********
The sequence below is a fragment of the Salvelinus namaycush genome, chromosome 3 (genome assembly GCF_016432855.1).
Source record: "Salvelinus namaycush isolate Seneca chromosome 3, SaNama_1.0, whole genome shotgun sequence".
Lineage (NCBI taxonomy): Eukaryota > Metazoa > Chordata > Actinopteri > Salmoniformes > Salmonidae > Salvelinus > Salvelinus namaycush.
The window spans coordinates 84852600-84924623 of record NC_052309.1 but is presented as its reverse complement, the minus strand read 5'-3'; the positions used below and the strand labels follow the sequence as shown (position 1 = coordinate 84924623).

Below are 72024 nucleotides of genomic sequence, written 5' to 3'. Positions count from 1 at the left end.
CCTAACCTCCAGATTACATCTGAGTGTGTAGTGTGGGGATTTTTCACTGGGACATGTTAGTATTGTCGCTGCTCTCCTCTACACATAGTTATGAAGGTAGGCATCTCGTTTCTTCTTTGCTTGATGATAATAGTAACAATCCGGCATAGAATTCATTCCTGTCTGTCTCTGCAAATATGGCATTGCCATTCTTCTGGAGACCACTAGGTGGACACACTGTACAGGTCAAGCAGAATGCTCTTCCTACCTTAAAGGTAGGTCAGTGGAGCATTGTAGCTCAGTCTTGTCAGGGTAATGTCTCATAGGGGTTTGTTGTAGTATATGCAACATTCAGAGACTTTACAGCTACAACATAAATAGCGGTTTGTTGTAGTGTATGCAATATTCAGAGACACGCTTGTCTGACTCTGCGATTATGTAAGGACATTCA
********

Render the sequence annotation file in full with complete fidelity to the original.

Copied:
The sequence below is a fragment of the Salvelinus namaycush genome, chromosome 3 (genome assembly GCF_016432855.1).
Source record: "Salvelinus namaycush isolate Seneca chromosome 3, SaNama_1.0, whole genome shotgun sequence".
Lineage (NCBI taxonomy): Eukaryota > Metazoa > Chordata > Actinopteri > Salmoniformes > Salmonidae > Salvelinus > Salvelinus namaycush.
The window spans coordinates 84852600-84924623 of record NC_052309.1 but is presented as its reverse complement, the minus strand read 5'-3'; the positions used below and the strand labels follow the sequence as shown (position 1 = coordinate 84924623).

Below are 72024 nucleotides of genomic sequence, written 5' to 3'. Positions count from 1 at the left end.
CCTAACCTCCAGATTACATCTGAGTGTGTAGTGTGGGGATTTTTCACTGGGACATGTTAGTATTGTCGCTGCTCTCCTCTACACATAGTTATGAAGGTAGGCATCTCGTTTCTTCTTTGCTTGATGATAATAGTAACAATCCGGCATAGAATTCATTCCTGTCTGTCTCTGCAAATATGGCATTGCCATTCTTCTGGAGACCACTAGGTGGACACACTGTACAGGTCAAGCAGAATGCTCTTCCTACCTTAAAGGTAGGTCAGTGGAGCATTGTAGCTCAGTCTTGTCAGGGTAATGTCTCATAGGGGTTTGTTGTAGTATATGCAACATTCAGAGACTTTACAGCTACAACATAAATAGCGGTTTGTTGTAGTGTATGCAATATTCAGAGACACGCTTGTCTGACTCTGCGATTATGTAAGGACATTCA